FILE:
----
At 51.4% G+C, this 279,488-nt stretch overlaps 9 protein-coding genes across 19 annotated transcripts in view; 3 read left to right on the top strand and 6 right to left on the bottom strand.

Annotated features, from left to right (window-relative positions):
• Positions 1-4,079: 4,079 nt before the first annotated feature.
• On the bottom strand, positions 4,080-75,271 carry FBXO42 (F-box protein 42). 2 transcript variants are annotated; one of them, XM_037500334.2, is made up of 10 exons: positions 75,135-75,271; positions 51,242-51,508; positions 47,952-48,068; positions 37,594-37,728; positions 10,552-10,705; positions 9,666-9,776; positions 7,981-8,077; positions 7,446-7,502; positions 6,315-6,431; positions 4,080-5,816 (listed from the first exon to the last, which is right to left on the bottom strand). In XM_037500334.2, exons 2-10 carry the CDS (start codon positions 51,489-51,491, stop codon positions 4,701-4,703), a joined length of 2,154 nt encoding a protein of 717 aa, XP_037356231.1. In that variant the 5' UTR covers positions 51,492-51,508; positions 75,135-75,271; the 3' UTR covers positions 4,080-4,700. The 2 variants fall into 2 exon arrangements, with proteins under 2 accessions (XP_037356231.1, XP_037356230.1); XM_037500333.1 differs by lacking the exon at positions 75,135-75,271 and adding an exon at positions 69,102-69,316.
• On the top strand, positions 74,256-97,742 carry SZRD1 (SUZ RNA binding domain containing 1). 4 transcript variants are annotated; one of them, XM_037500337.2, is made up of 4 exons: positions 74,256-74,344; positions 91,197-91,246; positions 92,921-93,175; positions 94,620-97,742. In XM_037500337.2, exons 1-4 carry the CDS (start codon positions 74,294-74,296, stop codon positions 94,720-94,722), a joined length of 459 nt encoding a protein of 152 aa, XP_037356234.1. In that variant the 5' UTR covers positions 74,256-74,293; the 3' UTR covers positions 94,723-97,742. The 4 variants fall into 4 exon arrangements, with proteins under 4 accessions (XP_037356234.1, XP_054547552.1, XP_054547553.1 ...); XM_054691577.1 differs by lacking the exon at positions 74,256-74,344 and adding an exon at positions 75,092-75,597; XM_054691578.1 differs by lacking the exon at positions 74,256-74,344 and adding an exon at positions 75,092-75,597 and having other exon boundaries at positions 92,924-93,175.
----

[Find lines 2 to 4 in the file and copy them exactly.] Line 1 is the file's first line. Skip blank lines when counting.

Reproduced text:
Annotated features, from left to right (window-relative positions):
• Positions 1-4,079: 4,079 nt before the first annotated feature.
• On the bottom strand, positions 4,080-75,271 carry FBXO42 (F-box protein 42). 2 transcript variants are annotated; one of them, XM_037500334.2, is made up of 10 exons: positions 75,135-75,271; positions 51,242-51,508; positions 47,952-48,068; positions 37,594-37,728; positions 10,552-10,705; positions 9,666-9,776; positions 7,981-8,077; positions 7,446-7,502; positions 6,315-6,431; positions 4,080-5,816 (listed from the first exon to the last, which is right to left on the bottom strand). In XM_037500334.2, exons 2-10 carry the CDS (start codon positions 51,489-51,491, stop codon positions 4,701-4,703), a joined length of 2,154 nt encoding a protein of 717 aa, XP_037356231.1. In that variant the 5' UTR covers positions 51,492-51,508; positions 75,135-75,271; the 3' UTR covers positions 4,080-4,700. The 2 variants fall into 2 exon arrangements, with proteins under 2 accessions (XP_037356231.1, XP_037356230.1); XM_037500333.1 differs by lacking the exon at positions 75,135-75,271 and adding an exon at positions 69,102-69,316.